To Our Shame

To Our Shame

No matter how bad it is for any of us, it simply isn’t true that there is no place for shame in a society, whether dystopic or Christian or any other kind. Though I don’t wish or pray for the experience for anyone, searching through the rubble for something good, I find I am grateful that my children have been able to see wicked people—who were also good to them—fall. My own children—all of them–will sin in their lives. They need to see how injurious it is to do the wrong thing. How it ruins people’s lives. How selfish it is.

In the course of 2022, which is mercifully wending its way to its demise, two people who my older children have looked up to in the latter parts of their teenage years became publicly discredited. In the first case, many months ago, the shaming that took place and subsequently made its way to the internet, at least at the time, appeared to be appropriate for the offense. The second’s Twitter litigation is mostly wrapped up, with no consensus reached on whether public shame was a necessary or useful development.

Viewing both of these occasions as a parent, it is not too much to say that I took it harder than my children, who are yet bright with optimism about the future and human potential. It was with trepidation that I talked to them both. They were shocked but, to my surprise, by no means unmoored. Pondering what might be the reason for this strange thing, it occurred to me that, though they can’t empathize with a person suffering public shame in the same way that a middle-aged person such as I might be able to (the young know nothing of suffering), yet my children have been given a good and useful gift. Being raised in a place that is best likened to a hospital for wicked people, they know in a heart kind of way that people are, in fact, wicked. They themselves are wicked—I can say without reservation for they are my children—but they are by no means unique. So is everyone else. All of us have together fallen short of the glory of God.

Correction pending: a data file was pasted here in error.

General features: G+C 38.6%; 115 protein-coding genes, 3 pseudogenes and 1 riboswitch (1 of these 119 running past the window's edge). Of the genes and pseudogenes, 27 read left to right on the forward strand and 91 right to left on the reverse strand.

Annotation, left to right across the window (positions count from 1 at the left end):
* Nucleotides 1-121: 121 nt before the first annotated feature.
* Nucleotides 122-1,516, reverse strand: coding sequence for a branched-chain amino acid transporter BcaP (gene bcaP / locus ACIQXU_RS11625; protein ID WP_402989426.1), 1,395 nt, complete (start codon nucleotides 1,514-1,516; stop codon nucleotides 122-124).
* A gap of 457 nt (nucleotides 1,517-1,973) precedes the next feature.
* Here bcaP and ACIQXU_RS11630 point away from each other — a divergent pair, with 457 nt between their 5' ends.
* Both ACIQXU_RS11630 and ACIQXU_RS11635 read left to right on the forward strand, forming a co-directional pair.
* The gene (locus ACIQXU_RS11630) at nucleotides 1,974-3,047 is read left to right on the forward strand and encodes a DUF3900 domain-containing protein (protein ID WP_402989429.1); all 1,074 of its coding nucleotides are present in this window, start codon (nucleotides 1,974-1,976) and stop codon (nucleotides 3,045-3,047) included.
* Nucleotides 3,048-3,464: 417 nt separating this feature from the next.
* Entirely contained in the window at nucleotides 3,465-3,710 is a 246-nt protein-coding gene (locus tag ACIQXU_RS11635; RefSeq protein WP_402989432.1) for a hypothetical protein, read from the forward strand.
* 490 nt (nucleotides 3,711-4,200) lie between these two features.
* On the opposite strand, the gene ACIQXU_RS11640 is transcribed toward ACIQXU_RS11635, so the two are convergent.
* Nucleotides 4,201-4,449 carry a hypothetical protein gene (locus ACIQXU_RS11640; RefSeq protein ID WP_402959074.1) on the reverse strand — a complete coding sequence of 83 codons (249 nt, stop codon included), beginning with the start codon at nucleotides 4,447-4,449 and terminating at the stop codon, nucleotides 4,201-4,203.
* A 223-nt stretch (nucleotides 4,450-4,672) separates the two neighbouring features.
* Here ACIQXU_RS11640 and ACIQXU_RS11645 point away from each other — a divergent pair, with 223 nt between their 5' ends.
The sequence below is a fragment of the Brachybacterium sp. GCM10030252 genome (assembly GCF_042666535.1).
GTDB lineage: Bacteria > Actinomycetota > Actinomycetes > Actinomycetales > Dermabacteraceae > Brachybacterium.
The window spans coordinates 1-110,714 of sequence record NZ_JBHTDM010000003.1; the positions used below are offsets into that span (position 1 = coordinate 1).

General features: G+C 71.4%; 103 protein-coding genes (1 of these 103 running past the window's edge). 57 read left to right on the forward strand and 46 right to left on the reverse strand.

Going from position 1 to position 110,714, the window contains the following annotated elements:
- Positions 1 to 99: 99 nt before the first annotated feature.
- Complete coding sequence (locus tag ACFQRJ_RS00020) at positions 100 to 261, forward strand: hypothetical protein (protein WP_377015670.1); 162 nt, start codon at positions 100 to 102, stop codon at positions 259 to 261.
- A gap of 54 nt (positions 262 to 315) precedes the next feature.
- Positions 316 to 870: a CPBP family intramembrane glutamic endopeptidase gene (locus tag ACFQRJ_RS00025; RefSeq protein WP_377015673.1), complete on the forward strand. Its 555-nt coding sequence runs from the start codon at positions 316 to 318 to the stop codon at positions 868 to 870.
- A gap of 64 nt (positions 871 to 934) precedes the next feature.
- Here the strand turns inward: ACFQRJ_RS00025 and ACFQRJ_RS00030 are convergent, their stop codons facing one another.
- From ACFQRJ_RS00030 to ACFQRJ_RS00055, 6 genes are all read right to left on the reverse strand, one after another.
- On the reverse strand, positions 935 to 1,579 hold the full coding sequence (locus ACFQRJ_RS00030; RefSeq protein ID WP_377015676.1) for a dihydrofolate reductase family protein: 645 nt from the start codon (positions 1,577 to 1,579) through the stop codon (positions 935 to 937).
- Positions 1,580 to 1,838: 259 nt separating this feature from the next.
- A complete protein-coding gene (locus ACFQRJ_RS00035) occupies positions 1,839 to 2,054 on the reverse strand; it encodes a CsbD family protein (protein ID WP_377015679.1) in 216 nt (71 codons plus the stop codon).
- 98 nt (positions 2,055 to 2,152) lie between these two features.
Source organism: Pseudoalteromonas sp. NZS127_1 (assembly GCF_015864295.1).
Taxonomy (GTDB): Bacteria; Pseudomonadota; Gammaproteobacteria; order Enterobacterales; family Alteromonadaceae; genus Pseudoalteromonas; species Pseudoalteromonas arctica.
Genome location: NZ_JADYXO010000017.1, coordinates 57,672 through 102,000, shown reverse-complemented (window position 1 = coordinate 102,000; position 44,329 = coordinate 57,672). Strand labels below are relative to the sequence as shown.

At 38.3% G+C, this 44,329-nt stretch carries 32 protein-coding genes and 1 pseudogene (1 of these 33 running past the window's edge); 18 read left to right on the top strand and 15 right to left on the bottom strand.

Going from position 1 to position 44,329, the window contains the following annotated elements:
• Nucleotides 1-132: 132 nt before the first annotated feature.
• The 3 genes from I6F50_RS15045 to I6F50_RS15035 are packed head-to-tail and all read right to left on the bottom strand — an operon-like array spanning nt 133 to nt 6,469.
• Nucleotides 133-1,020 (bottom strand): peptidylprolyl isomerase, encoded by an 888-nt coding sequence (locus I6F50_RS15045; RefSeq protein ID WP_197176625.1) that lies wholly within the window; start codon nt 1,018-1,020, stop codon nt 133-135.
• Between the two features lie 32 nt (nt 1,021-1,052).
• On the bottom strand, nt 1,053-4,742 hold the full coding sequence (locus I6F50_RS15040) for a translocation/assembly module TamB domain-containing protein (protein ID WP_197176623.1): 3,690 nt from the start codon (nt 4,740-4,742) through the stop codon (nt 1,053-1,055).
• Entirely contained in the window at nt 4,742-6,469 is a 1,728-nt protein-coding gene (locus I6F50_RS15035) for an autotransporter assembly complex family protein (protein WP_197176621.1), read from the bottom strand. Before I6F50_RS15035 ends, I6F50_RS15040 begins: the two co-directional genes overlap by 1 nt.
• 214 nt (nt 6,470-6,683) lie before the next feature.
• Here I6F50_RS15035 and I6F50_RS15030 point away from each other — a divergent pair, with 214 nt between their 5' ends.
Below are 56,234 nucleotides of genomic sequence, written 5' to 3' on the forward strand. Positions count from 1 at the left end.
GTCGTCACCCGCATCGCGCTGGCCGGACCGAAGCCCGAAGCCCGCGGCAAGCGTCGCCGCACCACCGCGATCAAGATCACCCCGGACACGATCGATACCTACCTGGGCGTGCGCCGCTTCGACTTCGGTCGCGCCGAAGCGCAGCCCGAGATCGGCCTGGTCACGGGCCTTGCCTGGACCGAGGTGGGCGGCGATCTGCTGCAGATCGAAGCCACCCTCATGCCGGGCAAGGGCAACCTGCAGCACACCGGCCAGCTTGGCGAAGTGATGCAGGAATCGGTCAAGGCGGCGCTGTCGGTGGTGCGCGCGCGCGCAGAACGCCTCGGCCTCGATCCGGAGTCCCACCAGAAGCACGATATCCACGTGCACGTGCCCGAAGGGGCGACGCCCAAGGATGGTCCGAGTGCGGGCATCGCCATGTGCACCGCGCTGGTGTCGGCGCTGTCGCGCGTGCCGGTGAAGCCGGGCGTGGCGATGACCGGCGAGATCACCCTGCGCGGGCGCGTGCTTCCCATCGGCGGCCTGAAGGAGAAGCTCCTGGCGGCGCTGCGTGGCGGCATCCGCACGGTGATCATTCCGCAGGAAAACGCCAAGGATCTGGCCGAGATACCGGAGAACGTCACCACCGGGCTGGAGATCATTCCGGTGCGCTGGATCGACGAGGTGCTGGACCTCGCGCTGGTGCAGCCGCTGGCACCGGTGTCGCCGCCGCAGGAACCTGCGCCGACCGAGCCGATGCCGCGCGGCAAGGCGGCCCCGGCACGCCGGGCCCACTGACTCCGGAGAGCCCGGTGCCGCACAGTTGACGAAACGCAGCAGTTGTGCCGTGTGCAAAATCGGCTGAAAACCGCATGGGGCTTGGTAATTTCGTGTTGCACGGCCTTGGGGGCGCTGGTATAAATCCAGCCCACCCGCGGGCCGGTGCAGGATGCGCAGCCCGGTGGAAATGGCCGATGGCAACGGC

No parent ever makes this particular request, but when my children were very young, on more than one occasion, they were given the strange and difficult gift of seeing up close how wicked people can be. My desire to shield them from seeing human iniquity was not granted to me by God. At the time, I was most put out that the sins of the church came before their young eyes, and filled their delicate ears which, as a dear friend said about her child, “are always on.”

And yet, in consequence of early visions of human treachery, they (my two oldest children) are now able to see that God does not lose control of his church, however badly people behave themselves. Those early lessons properly oriented their expectations not only for their peers but for people who have authority over them, people to whom they owe honor. And so, in these two instances of people they know disappointing literally everyone, it seems they have been able to hang on with gratitude to the ways these two failures nevertheless treated them with love and humanity.

And yet, it should be—indeed must be said—both of these people were failures. For the community to see and acknowledge the failure means the certain shame and humiliation of the offender. And so I am brought once again to consider the place of shame in our social and cultural malaise. Brené Brown, the person whose writing kicked off my curiosity for the subject, posits that shame has no place in a good society. Men, for example, who have abused their wives should suffer no public shame, as some law in Texas apparently decrees. Why? Because, says Brown, a shamed person will not go home having learned a valuable lesson.

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